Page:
All posts tagged: Iraq Veterans Against the War

How to pitch news outlets to cover your action

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To pitch a reporter or assignment editor about an action or event you’re planning is to call them up&#151typically after sending them a news release&#151and attempt to persuade them that they should come out (or send a reporter) and cover what you’re doing. A good pitch call is at least as important as sending a good news release. With a call, unlike a news release, you are creating a memory of a human-to-human interaction. It’s your opportunity to make a strong impression so that when the reporter or editor goes into their morning or afternoon meeting&#151where they’re deciding which stories to cover&#151they are more likely to advocate for covering your event.

Reporters and editors are busy people. They often sound as if they are unhappy that you reached them by phone, and sometimes you’ll be lucky to get a full minute of their time. An effective pitch call makes a strong impression within the first five seconds, and makes at least the start of a compelling case within ten seconds.

For comparison, here’s an example of an ineffective pitch call:

Hi. My name is [name]. I’m calling about an event that we’re organizing. The event will be here in Manhattan. We’ll be having a march. It’s part of Occupy Wall Street. Veterans will be joining the protest today.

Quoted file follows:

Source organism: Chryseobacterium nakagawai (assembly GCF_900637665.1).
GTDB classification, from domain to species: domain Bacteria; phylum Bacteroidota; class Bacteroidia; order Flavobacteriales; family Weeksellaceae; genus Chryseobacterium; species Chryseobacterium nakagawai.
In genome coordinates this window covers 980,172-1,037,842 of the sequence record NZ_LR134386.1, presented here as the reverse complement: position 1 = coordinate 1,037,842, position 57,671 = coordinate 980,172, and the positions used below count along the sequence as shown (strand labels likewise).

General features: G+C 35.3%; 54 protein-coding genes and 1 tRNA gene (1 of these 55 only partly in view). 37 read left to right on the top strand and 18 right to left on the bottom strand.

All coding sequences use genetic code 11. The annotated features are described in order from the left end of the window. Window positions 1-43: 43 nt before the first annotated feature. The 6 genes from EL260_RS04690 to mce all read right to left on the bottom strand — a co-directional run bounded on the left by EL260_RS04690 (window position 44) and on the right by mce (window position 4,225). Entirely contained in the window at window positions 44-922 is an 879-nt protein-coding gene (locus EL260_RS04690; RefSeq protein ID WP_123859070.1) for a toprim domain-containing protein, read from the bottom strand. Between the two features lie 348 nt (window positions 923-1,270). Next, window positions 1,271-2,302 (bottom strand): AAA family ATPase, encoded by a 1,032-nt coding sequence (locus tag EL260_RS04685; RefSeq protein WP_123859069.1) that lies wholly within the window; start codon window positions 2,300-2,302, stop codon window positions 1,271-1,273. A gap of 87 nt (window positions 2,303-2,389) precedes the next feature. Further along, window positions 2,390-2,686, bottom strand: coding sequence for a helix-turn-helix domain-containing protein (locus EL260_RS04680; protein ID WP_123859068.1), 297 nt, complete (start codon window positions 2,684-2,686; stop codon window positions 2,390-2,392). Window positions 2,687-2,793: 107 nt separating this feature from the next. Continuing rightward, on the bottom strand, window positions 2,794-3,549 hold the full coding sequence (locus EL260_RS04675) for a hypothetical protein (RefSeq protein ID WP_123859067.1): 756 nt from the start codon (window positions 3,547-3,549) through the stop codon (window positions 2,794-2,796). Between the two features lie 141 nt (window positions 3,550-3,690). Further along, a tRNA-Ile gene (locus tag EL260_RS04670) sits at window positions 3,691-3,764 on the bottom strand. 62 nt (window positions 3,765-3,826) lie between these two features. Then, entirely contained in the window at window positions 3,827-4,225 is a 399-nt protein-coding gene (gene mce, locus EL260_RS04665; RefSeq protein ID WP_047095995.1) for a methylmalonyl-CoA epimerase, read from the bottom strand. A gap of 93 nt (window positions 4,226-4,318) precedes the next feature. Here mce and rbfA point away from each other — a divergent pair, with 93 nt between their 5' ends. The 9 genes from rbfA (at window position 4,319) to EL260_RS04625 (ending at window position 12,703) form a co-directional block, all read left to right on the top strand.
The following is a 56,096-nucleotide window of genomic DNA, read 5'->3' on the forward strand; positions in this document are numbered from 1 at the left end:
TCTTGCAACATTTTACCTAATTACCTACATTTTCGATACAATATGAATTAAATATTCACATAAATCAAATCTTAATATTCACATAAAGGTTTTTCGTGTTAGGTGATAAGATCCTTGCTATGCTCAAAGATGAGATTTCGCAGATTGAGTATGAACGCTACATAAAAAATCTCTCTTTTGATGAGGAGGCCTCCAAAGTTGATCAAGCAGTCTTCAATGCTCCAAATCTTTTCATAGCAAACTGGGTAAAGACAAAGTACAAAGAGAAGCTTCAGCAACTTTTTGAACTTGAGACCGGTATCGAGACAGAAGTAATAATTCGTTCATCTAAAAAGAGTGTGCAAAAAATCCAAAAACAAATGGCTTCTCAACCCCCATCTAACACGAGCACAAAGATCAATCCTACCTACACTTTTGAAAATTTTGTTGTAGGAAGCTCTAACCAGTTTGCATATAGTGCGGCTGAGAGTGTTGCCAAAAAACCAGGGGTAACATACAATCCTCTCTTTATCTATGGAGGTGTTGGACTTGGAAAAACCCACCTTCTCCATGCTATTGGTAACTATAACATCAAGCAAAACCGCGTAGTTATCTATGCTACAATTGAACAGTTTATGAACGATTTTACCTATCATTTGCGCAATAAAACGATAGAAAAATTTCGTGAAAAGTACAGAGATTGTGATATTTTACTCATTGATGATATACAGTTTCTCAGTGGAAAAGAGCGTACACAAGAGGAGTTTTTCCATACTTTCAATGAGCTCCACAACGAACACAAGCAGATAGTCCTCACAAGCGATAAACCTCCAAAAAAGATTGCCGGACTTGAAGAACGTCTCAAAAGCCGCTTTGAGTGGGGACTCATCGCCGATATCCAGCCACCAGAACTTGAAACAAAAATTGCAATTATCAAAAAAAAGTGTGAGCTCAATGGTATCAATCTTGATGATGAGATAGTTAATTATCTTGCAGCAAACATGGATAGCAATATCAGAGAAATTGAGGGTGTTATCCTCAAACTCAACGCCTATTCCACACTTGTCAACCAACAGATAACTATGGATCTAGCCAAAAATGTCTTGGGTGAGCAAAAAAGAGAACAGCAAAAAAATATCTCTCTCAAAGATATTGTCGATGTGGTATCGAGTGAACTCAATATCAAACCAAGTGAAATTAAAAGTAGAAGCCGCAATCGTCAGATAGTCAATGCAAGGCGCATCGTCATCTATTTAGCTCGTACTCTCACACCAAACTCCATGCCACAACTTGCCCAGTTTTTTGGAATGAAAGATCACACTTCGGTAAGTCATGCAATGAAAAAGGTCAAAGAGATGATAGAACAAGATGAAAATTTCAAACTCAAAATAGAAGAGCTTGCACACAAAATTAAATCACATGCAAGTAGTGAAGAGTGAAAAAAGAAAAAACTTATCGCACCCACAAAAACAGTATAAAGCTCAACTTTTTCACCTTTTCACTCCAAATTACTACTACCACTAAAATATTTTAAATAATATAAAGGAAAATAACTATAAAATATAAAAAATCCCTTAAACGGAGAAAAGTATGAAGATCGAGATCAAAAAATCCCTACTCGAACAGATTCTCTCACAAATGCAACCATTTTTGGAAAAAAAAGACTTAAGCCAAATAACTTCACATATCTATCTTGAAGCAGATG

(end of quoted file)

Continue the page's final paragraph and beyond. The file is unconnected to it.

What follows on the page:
The caller would be lucky to get to the veteran part&#151which is the news hook&#151without the reporter or editor yawning or interrupting. Now, here’s an example of an effective pitch call:

Hi, I’m [name], calling on behalf of ‘Veterans of the 99%’. Tomorrow, military veterans dressed in uniform will march in-step from the Vietnam Memorial in lower Manhattan to the Stock Exchange. Then they’ll join Occupy Wall Street &#151 where they’ll use a “people’s mic” to talk about why, as veterans, they are participants in the 99% movement. Did you receive our press release?

While the second pitch is actually slightly longer than the first, it is packed with words that command attention and stimulate the imagination. Everything in the pitch floods the mind with powerfully vivid images. The first example, on the other hand, is bland. There’s no indication of what the caller is even talking about until a few sentences in.

Interview: Jose Vasquez on Antiwar Organizing & IVAW

originally published on September 30, 2010

Listen to the full interview with Jose Vasquez:

http://www.google.com/reader/ui/3523697345-audio-player.swf?audioUrl=http://beyondthechoir.org/interviews/01_Jose_Vasquez.mp3

Jose Vasquez shares his journey from Army Staff Sergeant to Conscientious Objector to Executive Director of Iraq Veterans Against the War – and offers some reflections on organizing with veterans and GIs in today’s antiwar movement.

To find out more about IVAW, check out their new site.

You can donate to IVAW here.